FDR’s Alphabet Soup: Records of the Great Depression

NRA – The National Recovery Administration

NARA Record Group 9

  • NRA NRA was established as an independent agency by EO 6173, June 16, 1933, pursuant to the National Industrial Recovery Act (48 Stat. 195), June 16, 1933.
  • In a 1935 Supreme Court decision,  Schechter Poultry Corp. v. U.S. , many provisions of the National Industrial Recovery Act were declared unconstitutional.
  • NRA was abolished effective January 1, 1936, by EO 7252, December 21, 1935, which assigned liquidation functions to the Department of Commerce.

As you will note this series of articles and blogs is in no particular order.  It is based solely on what caught my fancy. 

The NRA was one of a few programs that basically failed.  The concept, arguably might have been good.  The implementation was somewhat flawed.  Special interests pushed their ideas forward and found loopholes for their own benefit.  Most importantly the enforcement was uneven, often unethical and riddled with prejudice.

The mission of the NRA was to draw up trade codes of fair competition; to set up a managed economy by relieving business of antitrust laws to eliminate “wasteful competition.” It was thought that creating an artificial scarcity of commodities would cause higher prices, yield  higher profits and support higher wages. Each industry was tasked with creating their own code, setting up quotas, limiting hours and restricting construction of new factories and businesses. Each code was approved by FDR and then put in place.  Regional variations were allowed due to differing industry and wage standards.  Firms that participated displayed blue eagles to inform consumers of their patriotism. There were over 2 million participants. 

While some mandates of the NRA were found to be illegal by the Supreme Court other areas such as guaranteed collective bargaining for unions and child labor laws are still in existence today.

One sample of a code is that for ICE HOUSES. Employees could work 48 hours a week averaged over 3 months with a maximum of 54 hours in any one week.  For this they were to be paid 25 to 30 cents an hour. Office workers were limited to 44 hours per week, and no more than 8 hours in a day for which they should earn at least $14 a week with overtime paid at 1and 1/3 more per hour.

Development of codes and enforcement was by region.  The National Archives – San Francisco has records (RG 9) for Region IX (California, Oregon, Washington, Idaho, Montana, Arizona, Nevada and Utah).  The records for the Territory of Hawaii are also located in at NARA-San Francisco (San Bruno). 

One example of enforcement in California is the action against the Scatena Bros. Winery in Healdsburg where the field hands were working more than the allowed 40 hours a week.  Workers shifts could include up to 9 hours in day, and up to 6 days per each 7 day period. During harvest they were allowed 60 hours a week with up to 10 hours in a day.  The workers must be paid less than 40 cents an hour.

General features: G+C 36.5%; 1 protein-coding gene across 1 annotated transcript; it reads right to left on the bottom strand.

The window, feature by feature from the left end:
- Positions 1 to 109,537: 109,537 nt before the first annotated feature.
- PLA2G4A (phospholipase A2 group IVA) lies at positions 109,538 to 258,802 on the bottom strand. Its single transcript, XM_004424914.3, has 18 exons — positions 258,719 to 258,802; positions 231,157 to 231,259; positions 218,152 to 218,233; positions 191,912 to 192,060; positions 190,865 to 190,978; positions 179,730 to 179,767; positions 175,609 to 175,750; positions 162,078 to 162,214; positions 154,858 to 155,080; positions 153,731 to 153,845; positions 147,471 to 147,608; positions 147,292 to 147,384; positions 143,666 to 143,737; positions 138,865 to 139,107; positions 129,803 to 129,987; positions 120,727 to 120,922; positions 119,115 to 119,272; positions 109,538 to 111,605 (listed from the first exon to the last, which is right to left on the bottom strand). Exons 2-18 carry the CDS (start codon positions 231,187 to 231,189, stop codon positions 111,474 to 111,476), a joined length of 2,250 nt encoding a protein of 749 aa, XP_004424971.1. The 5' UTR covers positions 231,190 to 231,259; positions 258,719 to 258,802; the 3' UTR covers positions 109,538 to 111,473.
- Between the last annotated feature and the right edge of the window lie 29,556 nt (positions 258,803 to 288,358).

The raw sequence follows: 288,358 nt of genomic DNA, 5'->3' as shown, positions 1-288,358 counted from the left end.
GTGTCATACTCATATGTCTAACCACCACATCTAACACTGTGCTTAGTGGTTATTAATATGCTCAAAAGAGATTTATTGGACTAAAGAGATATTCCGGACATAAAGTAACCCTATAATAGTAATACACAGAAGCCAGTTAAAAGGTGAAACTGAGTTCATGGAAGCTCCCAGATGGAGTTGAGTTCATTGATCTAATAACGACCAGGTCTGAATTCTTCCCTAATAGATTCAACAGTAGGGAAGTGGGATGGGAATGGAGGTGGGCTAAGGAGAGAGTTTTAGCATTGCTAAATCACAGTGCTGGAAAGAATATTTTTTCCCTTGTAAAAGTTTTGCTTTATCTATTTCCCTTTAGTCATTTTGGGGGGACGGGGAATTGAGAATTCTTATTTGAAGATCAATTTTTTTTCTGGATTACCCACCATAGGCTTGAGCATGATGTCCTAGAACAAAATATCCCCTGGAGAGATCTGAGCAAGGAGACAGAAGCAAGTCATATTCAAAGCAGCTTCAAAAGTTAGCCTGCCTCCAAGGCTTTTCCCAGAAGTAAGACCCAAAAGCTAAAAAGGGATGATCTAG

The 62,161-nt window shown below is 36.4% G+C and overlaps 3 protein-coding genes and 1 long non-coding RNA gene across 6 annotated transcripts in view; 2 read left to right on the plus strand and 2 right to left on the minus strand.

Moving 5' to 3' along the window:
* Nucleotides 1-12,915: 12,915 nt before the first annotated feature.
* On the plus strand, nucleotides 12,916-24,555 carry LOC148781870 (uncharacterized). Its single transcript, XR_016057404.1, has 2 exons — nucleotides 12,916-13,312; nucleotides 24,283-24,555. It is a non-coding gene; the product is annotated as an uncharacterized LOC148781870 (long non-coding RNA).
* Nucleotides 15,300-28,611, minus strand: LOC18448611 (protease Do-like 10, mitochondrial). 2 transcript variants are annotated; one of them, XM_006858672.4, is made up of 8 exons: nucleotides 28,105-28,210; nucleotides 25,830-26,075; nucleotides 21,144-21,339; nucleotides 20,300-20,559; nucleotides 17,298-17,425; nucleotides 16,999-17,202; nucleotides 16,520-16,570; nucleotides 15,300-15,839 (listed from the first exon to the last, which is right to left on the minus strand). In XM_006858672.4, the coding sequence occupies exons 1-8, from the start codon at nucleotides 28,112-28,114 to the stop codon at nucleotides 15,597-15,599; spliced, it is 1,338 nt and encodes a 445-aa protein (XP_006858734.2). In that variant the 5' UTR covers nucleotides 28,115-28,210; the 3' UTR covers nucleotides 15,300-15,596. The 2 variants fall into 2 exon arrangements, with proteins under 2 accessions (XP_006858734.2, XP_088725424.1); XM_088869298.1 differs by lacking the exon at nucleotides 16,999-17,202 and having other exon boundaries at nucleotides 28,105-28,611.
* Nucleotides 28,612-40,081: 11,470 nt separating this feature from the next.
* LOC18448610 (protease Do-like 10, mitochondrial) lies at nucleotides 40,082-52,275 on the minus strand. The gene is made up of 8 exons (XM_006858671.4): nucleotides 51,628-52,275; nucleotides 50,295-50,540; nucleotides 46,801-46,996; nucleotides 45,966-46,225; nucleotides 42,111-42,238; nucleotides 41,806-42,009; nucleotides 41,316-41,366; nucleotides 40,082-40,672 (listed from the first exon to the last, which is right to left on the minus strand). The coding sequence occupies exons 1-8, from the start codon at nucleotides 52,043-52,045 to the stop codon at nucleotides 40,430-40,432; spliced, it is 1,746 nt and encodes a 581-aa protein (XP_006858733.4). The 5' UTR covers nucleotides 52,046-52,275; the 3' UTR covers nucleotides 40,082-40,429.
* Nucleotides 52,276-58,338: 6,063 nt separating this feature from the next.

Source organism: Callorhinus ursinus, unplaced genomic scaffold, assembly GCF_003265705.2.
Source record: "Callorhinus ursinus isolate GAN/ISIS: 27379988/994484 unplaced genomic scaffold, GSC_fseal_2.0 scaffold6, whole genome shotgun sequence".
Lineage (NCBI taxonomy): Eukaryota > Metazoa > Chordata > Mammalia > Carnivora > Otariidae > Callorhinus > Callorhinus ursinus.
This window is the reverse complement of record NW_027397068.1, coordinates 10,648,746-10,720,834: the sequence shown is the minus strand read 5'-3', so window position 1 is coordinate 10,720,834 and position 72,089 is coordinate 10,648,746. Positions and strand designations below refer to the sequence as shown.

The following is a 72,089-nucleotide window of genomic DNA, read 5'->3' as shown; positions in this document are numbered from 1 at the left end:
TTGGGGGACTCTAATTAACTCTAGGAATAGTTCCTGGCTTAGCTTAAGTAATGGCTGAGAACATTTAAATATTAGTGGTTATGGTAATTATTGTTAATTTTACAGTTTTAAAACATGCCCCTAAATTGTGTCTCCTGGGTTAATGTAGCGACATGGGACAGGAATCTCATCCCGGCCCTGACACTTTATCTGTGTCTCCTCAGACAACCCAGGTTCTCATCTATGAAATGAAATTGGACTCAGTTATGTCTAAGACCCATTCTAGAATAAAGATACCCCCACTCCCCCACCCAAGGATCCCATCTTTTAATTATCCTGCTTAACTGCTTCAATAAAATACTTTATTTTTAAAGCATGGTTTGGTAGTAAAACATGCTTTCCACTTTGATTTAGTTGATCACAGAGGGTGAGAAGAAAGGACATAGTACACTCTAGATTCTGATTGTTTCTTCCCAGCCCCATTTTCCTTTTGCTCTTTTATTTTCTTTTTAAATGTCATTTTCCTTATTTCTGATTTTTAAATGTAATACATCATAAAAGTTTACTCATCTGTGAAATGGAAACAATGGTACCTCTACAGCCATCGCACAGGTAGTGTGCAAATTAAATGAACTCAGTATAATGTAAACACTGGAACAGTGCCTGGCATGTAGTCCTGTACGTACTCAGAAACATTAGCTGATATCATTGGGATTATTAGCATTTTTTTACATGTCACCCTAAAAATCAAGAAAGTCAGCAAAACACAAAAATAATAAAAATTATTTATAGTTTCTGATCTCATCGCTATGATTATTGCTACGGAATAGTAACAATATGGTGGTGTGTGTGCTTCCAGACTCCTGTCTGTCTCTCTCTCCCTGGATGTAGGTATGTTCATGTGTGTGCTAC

In Oakland, Monet Chevrolet was cited for giving more than the coded amount for used car allowances. In Oregon Fred Meyer was cited for using loss leaders.  In San Francisco the Smith Lumber Company was  criminally charged for pricing their supplies below “modal pricing.”  Their lost eagle was reinstated when, in an effort to save the NRA, pricing standards were removed from the NRA codes.

Reading through the files archived at NARA-San Francisco, it seemed that a great deal of the enforcement was for employment issues.  Most complaints were not by the employees, however, those seemed to be the exception.  In fact, enforcement efforts were often due to complaints from competitors, and often led to solutions that in retrospect make you think the bad guys won and the nice guys finished last.

Take the case of  Zenkichi Hatakenaka doing business as Kodomoya Notion House.  He was charged with violating Article V of retail code in the Territory of Hawaii.   Mr. Hatakenaka set up staggered schedules for the four sales girls working in his store They came in on alternating days from eight in the morning to noon.  Two of the girls lived quite a distance from the store and had to walk through rough neighborhoods to get home.  They chose to stay in the store until 9 pm when Mr. Hatakenaka would drive them home.  Each girl had a 1½ hour lunch break and 1½ hour dinner break with food supplied.  They normally worked 6 days but at Christmas went in and straightened the store on a Sunday.  In addition to this 7th day and each worked a few extra hours that week.  The girls were paid $12 a week. A complaint was made that the girls were working more than the hours allowed by their industry.  A bench warrant for $500 was issued.

In the store Mr. Hatakenaka had posted a schedule that showed the actual hours that each girl was on duty.  The hours were well within those allowed except for Christmas week, when it was shown that all stores in the area were opened extra hours.  The investigator, however, wouldn’t allow the posted schedule as evidence. The hours the girls were physically in the store were used to define their shifts.

Result – Mr. Hatakenaka ended up pleading guilty and received a fine of $100 and 5 years probation under rule 131 of the US district court and had to give up his blue eagle. And perhaps worse, the girls no longer could wait for a safe ride home.

If your family owned a business during the years that the NRA was in place, you will find information on the NRA codes controlling their industry in the records at NARA.  You might also find information on the business itself  if it was involved in an investigation for any reason.

So, your ancestors didn’t own a business.  Were they employed?  Check out the records for the business they worked in. What were the codes they lived with?  Was their employer a participant in the NRA?  Were they in compliance with the industry rules?

Check the newspapers.  The NRA, nicknamed the National Run Around, was very controversial.  Newspapers were often quick to comment on controversial rulings.

See the CSGA Blog for additional NRA cases and a links to NRA promotional and educational materials.

Bibliography

  • Homer L. Calkin, Meyer H. Fishbein, and Leo Pascal, comps., Preliminary Inventory of the Records of the National Recovery Administration, PI 44 (1952).
  • The National Recovery Agency Digital History,
  • National Industrial Recovery Act(1933),  
  • Record copies of publications of the National Recovery Administration in RG 287, Publications of the U.S. Government.

Originally Published in the CSGA Newsletter Jan – Feb 2013

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FDR’s Alphabet Soup: Records of the Great Depression

University of Southern California - Digital Library - WPA Land Use Collection

University of Southern California – Digital Library – WPA Land Use Collection

WPA Maps

Cath Madden Trindle